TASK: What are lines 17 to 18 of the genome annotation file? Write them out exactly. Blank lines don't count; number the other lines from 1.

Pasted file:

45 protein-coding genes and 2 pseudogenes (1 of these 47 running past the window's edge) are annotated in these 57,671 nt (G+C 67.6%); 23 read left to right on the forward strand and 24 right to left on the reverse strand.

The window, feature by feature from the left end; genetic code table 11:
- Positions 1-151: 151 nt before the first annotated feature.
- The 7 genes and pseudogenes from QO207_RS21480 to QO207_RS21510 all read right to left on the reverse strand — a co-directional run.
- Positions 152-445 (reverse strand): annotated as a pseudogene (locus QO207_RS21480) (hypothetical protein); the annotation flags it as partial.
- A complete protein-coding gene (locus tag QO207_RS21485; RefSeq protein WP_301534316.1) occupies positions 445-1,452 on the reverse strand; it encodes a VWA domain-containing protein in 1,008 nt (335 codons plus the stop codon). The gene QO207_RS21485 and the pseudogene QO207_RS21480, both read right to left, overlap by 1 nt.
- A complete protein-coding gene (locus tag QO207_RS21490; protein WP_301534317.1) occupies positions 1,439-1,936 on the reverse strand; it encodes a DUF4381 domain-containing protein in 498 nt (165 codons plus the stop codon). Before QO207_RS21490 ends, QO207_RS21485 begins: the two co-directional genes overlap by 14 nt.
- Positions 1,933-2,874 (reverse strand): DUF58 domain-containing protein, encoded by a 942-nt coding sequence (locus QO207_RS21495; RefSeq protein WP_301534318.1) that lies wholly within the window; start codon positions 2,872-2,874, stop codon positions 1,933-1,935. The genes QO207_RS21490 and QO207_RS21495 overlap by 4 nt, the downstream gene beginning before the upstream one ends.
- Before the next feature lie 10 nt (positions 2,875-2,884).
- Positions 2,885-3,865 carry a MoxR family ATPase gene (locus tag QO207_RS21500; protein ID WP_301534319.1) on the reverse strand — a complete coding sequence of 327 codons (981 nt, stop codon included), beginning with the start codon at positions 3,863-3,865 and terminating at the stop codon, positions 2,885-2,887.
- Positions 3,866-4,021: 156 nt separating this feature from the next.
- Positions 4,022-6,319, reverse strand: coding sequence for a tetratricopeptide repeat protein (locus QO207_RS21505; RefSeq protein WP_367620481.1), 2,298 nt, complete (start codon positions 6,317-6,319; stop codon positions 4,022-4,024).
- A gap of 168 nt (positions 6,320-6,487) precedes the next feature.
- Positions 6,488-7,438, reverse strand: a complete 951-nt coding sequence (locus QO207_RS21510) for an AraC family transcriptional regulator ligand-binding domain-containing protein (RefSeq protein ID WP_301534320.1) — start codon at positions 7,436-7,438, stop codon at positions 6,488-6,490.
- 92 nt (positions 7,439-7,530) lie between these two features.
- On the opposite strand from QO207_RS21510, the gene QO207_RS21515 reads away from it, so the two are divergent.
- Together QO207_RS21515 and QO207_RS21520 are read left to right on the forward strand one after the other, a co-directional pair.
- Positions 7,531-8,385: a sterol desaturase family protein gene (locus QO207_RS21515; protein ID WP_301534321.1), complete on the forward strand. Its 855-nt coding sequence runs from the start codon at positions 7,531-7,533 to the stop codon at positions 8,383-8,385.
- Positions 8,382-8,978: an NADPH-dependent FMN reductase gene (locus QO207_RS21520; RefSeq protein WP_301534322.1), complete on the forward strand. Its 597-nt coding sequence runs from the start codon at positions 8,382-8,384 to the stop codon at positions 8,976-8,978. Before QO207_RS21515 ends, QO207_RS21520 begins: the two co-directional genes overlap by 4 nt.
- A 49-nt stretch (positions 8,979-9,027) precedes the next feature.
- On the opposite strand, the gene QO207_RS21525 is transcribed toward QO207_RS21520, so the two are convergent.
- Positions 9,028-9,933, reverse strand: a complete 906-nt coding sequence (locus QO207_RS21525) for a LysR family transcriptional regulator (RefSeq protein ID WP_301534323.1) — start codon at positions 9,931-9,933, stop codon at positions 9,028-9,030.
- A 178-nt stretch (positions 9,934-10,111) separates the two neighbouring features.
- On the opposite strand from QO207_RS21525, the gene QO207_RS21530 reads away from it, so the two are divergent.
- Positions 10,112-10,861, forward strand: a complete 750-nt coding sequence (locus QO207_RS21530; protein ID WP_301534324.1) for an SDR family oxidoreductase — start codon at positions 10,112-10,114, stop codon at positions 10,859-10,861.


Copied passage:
- Together QO207_RS21515 and QO207_RS21520 are read left to right on the forward strand one after the other, a co-directional pair.
- Positions 7,531-8,385: a sterol desaturase family protein gene (locus QO207_RS21515; protein ID WP_301534321.1), complete on the forward strand. Its 855-nt coding sequence runs from the start codon at positions 7,531-7,533 to the stop codon at positions 8,383-8,385.